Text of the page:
Wed | Dec 19, 2018

Mark Ricketts | Politics killing us softly

Published:Sunday | August 26, 2018 | 12:00 AM

Last Sunday, Prime Minister Andrew Holness went and spoiled it all by declaring his intention not to ignore politics in governance, and that is killing us as a nation.

Politics has had its run, and it is now time for tough economic choices and strategies if 2030 is to have the kind of relevance envisaged by businessman Johnny Gourzong, Ambassador Audrey Marks, and many other Jamaicans.

Montego Bay businessman Gourzong was excited on hearing that he was going to be one of the recipients of a national award, the Order of Distinction, for his work in entertainment and tourism. A co-founder of 'the world's greatest reggae festival', Reggae Sumfest, and chairman of the River Rafting Authority, he operates the Martha Brae River Rafting attraction.

Interestingly enough, as far back as the 1980s, he conceived of the Association of Jamaica Attractions to try to woo visitors and locals alike to a potpourri of events, offerings, and activities. This was an important element in Jamaica's tourism development, as the country has always struggled in capturing a larger share of vacationers' ancillary spending.

Gourzong told The Gleaner he was optimistic that the country was on a trajectory to realising its dreams of becoming a First-World Nation in fulfilment of Vision 2030, the national plan for sustainable development.

A similar sentiment about First-World status has been expressed by Ambassador Audrey Marks, who told a diaspora gathering in Maryland, USA, that everything is being done to put Jamaica in a position to achieve developed-country status by 2030.

Marks' optimism is consistent with her business achievements, having founded Paymaster, and her strong adherence to one of her favourite quotes, "The journey of life is not about where you start, it's the path you choose to take and how you end your journey." A former student of mine at the University of Technology, formerly the College of Arts, Science and Technology, she was enthralled by microeconomics, business, innovation, finance, and assured herself of success by virtue of her discipline and her thinking outside the box.

The ambassador's themes and Gourzong's emphasis on business, staying the course, and finding ways to help drive growth in tourism, should be our focus. Please, no more politics for now. My plea, however, will gain limited traction in a society where we emphasise politics as the lifeline of development.

Last Sunday, Prime Minister Holness, speaking at a party rally in St Ann to announce Minister of Education Ruel Reid as the caretaker for St Ann North Western, told his audience that his Government will not neglect the important role politics plays in governance.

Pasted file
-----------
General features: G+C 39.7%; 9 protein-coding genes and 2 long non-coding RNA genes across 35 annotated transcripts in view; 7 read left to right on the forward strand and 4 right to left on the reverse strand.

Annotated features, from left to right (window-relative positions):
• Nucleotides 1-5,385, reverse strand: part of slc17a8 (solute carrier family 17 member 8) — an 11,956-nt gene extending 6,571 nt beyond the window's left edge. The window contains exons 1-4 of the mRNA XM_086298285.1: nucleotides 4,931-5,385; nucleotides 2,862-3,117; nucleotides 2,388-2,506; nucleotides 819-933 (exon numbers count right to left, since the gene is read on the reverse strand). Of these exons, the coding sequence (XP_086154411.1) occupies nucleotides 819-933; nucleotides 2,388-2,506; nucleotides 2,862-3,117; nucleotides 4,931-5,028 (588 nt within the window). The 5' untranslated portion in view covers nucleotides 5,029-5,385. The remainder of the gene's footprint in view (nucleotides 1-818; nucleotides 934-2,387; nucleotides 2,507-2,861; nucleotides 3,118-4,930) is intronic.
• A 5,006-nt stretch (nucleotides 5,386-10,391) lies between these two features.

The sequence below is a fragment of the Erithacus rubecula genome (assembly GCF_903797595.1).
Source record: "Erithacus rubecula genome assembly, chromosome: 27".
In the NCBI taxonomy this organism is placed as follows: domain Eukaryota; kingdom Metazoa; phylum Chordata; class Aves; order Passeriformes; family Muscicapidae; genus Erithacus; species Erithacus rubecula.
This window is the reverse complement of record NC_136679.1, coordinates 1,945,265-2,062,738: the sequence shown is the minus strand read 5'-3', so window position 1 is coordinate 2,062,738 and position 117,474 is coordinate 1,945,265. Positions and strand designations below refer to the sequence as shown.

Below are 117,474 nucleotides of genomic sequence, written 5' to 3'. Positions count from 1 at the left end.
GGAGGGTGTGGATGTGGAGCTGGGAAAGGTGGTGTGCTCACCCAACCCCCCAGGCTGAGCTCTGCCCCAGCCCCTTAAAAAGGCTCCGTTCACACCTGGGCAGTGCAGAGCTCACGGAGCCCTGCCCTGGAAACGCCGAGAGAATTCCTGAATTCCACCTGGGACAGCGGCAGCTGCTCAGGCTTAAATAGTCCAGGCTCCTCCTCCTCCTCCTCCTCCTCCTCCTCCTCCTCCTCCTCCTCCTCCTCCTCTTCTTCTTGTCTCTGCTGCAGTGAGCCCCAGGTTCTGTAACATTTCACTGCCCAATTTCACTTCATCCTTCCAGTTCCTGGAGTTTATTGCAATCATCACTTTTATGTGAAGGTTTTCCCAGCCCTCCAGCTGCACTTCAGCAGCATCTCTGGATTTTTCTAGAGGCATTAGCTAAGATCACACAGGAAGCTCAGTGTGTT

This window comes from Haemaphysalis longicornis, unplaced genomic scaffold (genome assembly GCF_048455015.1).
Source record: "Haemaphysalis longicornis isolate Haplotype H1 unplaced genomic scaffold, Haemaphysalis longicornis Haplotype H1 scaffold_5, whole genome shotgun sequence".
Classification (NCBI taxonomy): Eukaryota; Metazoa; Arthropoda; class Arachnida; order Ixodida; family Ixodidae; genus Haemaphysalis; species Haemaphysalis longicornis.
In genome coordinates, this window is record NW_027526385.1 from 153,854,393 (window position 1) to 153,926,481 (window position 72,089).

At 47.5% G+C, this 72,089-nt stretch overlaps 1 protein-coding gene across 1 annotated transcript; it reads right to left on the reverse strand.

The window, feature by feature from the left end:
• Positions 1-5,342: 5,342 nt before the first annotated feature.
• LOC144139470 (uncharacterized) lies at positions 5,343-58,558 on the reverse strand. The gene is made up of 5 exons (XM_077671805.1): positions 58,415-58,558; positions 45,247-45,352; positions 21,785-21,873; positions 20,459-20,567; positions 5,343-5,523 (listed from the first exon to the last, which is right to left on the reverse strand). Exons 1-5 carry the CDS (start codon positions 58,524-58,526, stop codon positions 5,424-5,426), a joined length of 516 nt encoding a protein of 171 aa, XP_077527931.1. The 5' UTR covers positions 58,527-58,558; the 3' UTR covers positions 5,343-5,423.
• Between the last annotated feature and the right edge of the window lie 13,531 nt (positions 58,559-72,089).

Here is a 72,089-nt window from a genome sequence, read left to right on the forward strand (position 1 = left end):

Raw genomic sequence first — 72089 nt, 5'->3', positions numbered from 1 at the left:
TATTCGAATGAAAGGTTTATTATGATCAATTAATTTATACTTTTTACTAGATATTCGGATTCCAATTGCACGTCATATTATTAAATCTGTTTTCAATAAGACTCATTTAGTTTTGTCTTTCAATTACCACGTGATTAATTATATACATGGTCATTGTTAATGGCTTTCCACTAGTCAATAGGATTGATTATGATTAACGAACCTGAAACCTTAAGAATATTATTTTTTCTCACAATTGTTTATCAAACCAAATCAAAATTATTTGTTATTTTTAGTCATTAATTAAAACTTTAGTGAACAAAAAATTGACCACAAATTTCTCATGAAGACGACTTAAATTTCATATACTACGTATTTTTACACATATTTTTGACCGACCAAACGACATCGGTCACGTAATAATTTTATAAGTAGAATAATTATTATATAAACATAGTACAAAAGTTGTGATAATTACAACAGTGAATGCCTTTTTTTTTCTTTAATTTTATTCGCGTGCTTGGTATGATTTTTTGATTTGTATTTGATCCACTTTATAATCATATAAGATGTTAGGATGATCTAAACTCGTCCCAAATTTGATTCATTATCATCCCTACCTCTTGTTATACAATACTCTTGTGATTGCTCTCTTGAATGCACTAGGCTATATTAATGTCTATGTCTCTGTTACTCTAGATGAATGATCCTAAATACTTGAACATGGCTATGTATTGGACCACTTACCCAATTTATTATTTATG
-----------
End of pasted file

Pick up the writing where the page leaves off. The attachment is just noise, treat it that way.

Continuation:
"We don't just start with better policies; policies have to be grounded in politics. Politics really means what you, the people, decide." He added, "Whatever the JLP is doing, we are not going to forget the politics, we are going to be out there in the field."




Mr Prime Minister, halfway through your term, politics has dominated so many areas: consultants and advisers, even in normally non-political posts; Petrojam, which should have been a model success story; and the used-car fiasco involving a $213-million advance. Please let management, economics, technology, education, and transformational leadership govern the second half of your term.

It is about time politics and tribalism, expressed in the phrase, "Is he or she one of us?", take a back seat to competence and objectivity. Let patronage be bypassed by productivity and performance.

Instead of spending time explaining that your devaluation is not as bad as the other guys', you and your ministers should have excited the gathering and the country with nation-building ideas.

I would love the Government to stop offering or condoning patronage-appeasing solutions, such as squatting, without abridging rights; stop making personalised appeal for people to do better (without behaviour-modifying legislation); and to stop issuing threats to those presumably doing wrong without having in place rules, regulations, personnel and systems to ensure compliance.




Threats to the praedial larcenists to stop targeting farmers will be to no avail unless there is a concrete plan, an institutional change, adequate security personnel, and a better tracking system.

Or what of the boast when we say education is free, we mean it is free. That is such a silly phrase because good education can't be free. In fact, it is very expensive.

With at least two and a half years remaining until elections, I would like to hear the prime minister and his Cabinet articulate clear policies, strategic plans, a realistic timetable, and parish-specific programmes as to how we are going to offset capital and infrastructural deficits to deal with the vexing and illegal action of squatting.

At present, our visible exports of just over US$1 billion are dwarfed by our visible imports of more than US$5 billion, leaving a whopping trade deficit of $4 billion. Couldn't we be treated with informed analysis how we intend to correct this imbalance?

And what of crime, lawlessness, and social services, and modernisation of the police force along with much better pay for the rank and file? Isn't this more an economic and management decision which the country could understand and appreciate?

Mr Prime Minister, the most urgent task of development is the difficult process of effective leadership and efficient management.

- Mark Ricketts is an economist, author and lecturer. Email feedback to and